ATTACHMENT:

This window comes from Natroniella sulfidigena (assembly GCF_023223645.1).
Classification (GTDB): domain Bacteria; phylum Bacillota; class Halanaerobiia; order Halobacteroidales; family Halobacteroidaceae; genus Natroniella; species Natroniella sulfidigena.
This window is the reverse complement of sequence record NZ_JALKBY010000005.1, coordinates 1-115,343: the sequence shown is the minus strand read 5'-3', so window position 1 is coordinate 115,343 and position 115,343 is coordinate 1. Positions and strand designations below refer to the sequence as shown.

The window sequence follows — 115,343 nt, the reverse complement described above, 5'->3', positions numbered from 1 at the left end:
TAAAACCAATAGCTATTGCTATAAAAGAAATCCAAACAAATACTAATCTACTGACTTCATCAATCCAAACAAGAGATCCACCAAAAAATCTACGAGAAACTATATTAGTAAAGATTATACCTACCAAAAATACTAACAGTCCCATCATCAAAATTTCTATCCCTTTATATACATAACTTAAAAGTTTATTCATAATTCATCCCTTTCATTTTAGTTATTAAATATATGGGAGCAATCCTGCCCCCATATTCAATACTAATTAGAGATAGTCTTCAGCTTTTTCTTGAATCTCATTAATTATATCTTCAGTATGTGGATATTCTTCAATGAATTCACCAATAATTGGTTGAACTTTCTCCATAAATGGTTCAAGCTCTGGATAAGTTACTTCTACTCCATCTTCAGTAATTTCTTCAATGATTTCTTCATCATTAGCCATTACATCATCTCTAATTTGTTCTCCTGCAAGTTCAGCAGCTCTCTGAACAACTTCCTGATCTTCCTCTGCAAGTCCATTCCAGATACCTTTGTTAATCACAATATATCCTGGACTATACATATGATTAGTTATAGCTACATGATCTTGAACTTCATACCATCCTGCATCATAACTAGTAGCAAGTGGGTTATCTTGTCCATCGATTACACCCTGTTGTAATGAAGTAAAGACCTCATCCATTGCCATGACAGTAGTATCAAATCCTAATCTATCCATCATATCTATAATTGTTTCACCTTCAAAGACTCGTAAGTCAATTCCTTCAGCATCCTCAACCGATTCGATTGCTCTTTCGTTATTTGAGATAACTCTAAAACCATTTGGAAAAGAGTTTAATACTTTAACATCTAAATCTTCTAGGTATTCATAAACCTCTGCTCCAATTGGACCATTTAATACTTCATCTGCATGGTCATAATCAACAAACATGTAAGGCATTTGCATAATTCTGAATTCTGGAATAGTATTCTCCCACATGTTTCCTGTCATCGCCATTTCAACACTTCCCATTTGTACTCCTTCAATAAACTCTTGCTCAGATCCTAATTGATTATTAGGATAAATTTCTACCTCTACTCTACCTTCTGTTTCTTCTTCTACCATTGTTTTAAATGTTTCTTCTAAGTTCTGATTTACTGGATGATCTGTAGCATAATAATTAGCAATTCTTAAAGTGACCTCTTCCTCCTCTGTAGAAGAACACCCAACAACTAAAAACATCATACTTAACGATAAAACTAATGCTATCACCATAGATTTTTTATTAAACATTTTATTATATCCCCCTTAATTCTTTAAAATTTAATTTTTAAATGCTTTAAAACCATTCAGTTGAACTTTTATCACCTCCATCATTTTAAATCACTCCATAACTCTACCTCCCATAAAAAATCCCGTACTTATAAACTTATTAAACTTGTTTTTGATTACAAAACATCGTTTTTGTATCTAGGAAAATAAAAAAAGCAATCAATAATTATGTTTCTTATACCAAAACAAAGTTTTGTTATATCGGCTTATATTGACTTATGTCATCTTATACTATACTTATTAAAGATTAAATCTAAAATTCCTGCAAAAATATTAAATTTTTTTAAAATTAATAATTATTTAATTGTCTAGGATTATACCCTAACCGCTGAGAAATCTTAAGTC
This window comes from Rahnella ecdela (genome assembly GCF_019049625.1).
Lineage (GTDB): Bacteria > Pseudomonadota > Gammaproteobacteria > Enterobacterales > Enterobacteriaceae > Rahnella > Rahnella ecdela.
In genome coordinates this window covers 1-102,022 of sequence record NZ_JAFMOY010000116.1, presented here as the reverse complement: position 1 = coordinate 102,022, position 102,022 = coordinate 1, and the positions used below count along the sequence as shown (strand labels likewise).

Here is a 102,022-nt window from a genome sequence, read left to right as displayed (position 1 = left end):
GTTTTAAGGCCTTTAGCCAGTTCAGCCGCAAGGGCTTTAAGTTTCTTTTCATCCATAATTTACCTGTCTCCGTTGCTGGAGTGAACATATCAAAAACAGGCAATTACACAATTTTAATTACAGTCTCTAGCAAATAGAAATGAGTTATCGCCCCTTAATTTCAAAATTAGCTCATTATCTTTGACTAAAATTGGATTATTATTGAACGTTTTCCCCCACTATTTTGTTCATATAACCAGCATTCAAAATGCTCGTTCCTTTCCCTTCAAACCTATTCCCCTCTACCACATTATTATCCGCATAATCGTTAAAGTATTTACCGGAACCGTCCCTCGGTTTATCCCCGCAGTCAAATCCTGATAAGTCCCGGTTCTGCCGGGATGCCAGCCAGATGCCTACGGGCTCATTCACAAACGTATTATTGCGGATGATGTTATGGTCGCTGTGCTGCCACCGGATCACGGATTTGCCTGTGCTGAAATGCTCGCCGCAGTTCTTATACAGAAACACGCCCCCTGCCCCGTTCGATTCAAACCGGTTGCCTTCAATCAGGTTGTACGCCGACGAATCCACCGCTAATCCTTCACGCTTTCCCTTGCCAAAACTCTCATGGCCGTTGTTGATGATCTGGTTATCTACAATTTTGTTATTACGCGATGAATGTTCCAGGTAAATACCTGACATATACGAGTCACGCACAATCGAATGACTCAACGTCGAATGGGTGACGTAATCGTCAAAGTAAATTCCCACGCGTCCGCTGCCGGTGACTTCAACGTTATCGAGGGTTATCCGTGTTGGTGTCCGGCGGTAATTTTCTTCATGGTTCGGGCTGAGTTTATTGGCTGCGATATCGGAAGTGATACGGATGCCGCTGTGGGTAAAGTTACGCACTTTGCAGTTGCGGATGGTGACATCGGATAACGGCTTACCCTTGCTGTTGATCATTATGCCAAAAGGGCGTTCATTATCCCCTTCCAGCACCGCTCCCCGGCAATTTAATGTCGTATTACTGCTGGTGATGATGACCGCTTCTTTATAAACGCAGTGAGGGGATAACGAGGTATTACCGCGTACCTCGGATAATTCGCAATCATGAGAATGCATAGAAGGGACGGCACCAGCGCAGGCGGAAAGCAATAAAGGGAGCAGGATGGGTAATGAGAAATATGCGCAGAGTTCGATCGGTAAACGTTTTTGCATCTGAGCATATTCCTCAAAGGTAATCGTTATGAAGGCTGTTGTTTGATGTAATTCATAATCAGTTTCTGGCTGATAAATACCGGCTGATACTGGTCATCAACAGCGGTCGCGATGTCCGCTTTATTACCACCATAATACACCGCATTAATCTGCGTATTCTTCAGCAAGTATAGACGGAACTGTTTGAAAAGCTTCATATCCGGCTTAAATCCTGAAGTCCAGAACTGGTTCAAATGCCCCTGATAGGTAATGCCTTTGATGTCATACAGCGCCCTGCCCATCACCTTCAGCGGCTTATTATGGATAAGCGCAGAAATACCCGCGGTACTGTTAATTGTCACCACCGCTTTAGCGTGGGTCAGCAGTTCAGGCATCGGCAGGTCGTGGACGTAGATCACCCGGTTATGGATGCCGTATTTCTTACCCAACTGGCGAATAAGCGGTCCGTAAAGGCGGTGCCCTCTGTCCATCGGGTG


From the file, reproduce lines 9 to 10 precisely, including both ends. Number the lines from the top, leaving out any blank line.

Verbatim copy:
Here is a 102,022-nt window from a genome sequence, read left to right as displayed (position 1 = left end):
GTTTTAAGGCCTTTAGCCAGTTCAGCCGCAAGGGCTTTAAGTTTCTTTTCATCCATAATTTACCTGTCTCCGTTGCTGGAGTGAACATATCAAAAACAGGCAATTACACAATTTTAATTACAGTCTCTAGCAAATAGAAATGAGTTATCGCCCCTTAATTTCAAAATTAGCTCATTATCTTTGACTAAAATTGGATTATTATTGAACGTTTTCCCCCACTATTTTGTTCATATAACCAGCATTCAAAATGCTCGTTCCTTTCCCTTCAAACCTATTCCCCTCTACCACATTATTATCCGCATAATCGTTAAAGTATTTACCGGAACCGTCCCTCGGTTTATCCCCGCAGTCAAATCCTGATAAGTCCCGGTTCTGCCGGGATGCCAGCCAGATGCCTACGGGCTCATTCACAAACGTATTATTGCGGATGATGTTATGGTCGCTGTGCTGCCACCGGATCACGGATTTGCCTGTGCTGAAATGCTCGCCGCAGTTCTTATACAGAAACACGCCCCCTGCCCCGTTCGATTCAAACCGGTTGCCTTCAATCAGGTTGTACGCCGACGAATCCACCGCTAATCCTTCACGCTTTCCCTTGCCAAAACTCTCATGGCCGTTGTTGATGATCTGGTTATCTACAATTTTGTTATTACGCGATGAATGTTCCAGGTAAATACCTGACATATACGAGTCACGCACAATCGAATGACTCAACGTCGAATGGGTGACGTAATCGTCAAAGTAAATTCCCACGCGTCCGCTGCCGGTGACTTCAACGTTATCGAGGGTTATCCGTGTTGGTGTCCGGCGGTAATTTTCTTCATGGTTCGGGCTGAGTTTATTGGCTGCGATATCGGAAGTGATACGGATGCCGCTGTGGGTAAAGTTACGCACTTTGCAGTTGCGGATGGTGACATCGGATAACGGCTTACCCTTGCTGTTGATCATTATGCCAAAAGGGCGTTCATTATCCCCTTCCAGCACCGCTCCCCGGCAATTTAATGTCGTATTACTGCTGGTGATGATGACCGCTTCTTTATAAACGCAGTGAGGGGATAACGAGGTATTACCGCGTACCTCGGATAATTCGCAATCATGAGAATGCATAGAAGGGACGGCACCAGCGCAGGCGGAAAGCAATAAAGGGAGCAGGATGGGTAATGAGAAATATGCGCAGAGTTCGATCGGTAAACGTTTTTGCATCTGAGCATATTCCTCAAAGGTAATCGTTATGAAGGCTGTTGTTTGATGTAATTCATAATCAGTTTCTGGCTGATAAATACCGGCTGATACTGGTCATCAACAGCGGTCGCGATGTCCGCTTTATTACCACCATAATACACCGCATTAATCTGCGTATTCTTCAGCAAGTATAGACGGAACTGTTTGAAAAGCTTCATATCCGGCTTAAATCCTGAAGTCCAGAACTGGTTCAAATGCCCCTGATAGGTAATGCCTTTGATGTCATACAGCGCCCTGCCCATCACCTTCAGCGGCTTATTATGGATAAGCGCAGAAATACCCGCGGTACTGTTAATTGTCACCACCGCTTTAGCGTGGGTCAGCAGTTCAGGCATCGGCAGGTCGTGGACGTAGATCACCCGGTTATGGATGCCGTATTTCTTACCCAACTGGCGAATAAGCGGTCCGTAAAGGCGGTGCCCTCTGTCCATCGGGTG